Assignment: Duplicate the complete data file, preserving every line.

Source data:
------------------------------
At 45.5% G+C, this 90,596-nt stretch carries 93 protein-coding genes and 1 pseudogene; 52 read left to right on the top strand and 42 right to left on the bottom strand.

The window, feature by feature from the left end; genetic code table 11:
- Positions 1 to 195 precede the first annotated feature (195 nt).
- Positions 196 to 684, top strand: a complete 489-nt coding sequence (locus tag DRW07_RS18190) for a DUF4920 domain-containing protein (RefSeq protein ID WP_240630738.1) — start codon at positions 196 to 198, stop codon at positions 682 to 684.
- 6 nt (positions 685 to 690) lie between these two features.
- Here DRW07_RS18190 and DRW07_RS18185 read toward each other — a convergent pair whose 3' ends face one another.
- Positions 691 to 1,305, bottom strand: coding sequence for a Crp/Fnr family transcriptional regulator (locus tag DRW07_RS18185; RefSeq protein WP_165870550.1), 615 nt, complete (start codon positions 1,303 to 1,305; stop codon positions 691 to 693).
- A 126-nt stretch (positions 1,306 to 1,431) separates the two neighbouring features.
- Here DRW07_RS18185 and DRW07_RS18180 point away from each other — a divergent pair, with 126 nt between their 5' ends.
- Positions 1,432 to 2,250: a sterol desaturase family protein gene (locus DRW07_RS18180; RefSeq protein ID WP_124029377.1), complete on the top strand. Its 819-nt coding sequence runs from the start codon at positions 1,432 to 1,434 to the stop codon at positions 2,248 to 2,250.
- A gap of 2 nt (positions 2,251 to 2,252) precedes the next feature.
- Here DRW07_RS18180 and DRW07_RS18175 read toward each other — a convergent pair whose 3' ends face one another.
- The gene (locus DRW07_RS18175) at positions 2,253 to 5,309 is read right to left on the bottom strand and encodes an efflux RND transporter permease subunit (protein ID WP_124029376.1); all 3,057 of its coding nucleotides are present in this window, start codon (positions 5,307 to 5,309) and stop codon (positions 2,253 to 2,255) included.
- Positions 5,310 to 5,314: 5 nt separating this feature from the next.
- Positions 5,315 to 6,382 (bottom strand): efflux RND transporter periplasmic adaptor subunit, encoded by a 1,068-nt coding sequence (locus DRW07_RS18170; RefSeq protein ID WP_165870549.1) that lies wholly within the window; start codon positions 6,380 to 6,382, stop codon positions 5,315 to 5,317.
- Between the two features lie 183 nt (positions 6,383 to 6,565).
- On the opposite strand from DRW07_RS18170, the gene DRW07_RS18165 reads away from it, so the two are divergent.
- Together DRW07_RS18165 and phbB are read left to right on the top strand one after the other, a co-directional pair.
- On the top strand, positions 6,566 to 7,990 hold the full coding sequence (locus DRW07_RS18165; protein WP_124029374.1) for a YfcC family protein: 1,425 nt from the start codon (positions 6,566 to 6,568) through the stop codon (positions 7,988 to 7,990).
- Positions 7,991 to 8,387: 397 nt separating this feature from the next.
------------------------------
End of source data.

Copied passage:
At 45.5% G+C, this 90,596-nt stretch carries 93 protein-coding genes and 1 pseudogene; 52 read left to right on the top strand and 42 right to left on the bottom strand.

The window, feature by feature from the left end; genetic code table 11:
- Positions 1 to 195 precede the first annotated feature (195 nt).
- Positions 196 to 684, top strand: a complete 489-nt coding sequence (locus tag DRW07_RS18190) for a DUF4920 domain-containing protein (RefSeq protein ID WP_240630738.1) — start codon at positions 196 to 198, stop codon at positions 682 to 684.
- 6 nt (positions 685 to 690) lie between these two features.
- Here DRW07_RS18190 and DRW07_RS18185 read toward each other — a convergent pair whose 3' ends face one another.
- Positions 691 to 1,305, bottom strand: coding sequence for a Crp/Fnr family transcriptional regulator (locus tag DRW07_RS18185; RefSeq protein WP_165870550.1), 615 nt, complete (start codon positions 1,303 to 1,305; stop codon positions 691 to 693).
- A 126-nt stretch (positions 1,306 to 1,431) separates the two neighbouring features.
- Here DRW07_RS18185 and DRW07_RS18180 point away from each other — a divergent pair, with 126 nt between their 5' ends.
- Positions 1,432 to 2,250: a sterol desaturase family protein gene (locus DRW07_RS18180; RefSeq protein ID WP_124029377.1), complete on the top strand. Its 819-nt coding sequence runs from the start codon at positions 1,432 to 1,434 to the stop codon at positions 2,248 to 2,250.
- A gap of 2 nt (positions 2,251 to 2,252) precedes the next feature.
- Here DRW07_RS18180 and DRW07_RS18175 read toward each other — a convergent pair whose 3' ends face one another.
- The gene (locus DRW07_RS18175) at positions 2,253 to 5,309 is read right to left on the bottom strand and encodes an efflux RND transporter permease subunit (protein ID WP_124029376.1); all 3,057 of its coding nucleotides are present in this window, start codon (positions 5,307 to 5,309) and stop codon (positions 2,253 to 2,255) included.
- Positions 5,310 to 5,314: 5 nt separating this feature from the next.
- Positions 5,315 to 6,382 (bottom strand): efflux RND transporter periplasmic adaptor subunit, encoded by a 1,068-nt coding sequence (locus DRW07_RS18170; RefSeq protein ID WP_165870549.1) that lies wholly within the window; start codon positions 6,380 to 6,382, stop codon positions 5,315 to 5,317.
- Between the two features lie 183 nt (positions 6,383 to 6,565).
- On the opposite strand from DRW07_RS18170, the gene DRW07_RS18165 reads away from it, so the two are divergent.
- Together DRW07_RS18165 and phbB are read left to right on the top strand one after the other, a co-directional pair.
- On the top strand, positions 6,566 to 7,990 hold the full coding sequence (locus DRW07_RS18165; protein WP_124029374.1) for a YfcC family protein: 1,425 nt from the start codon (positions 6,566 to 6,568) through the stop codon (positions 7,988 to 7,990).
- Positions 7,991 to 8,387: 397 nt separating this feature from the next.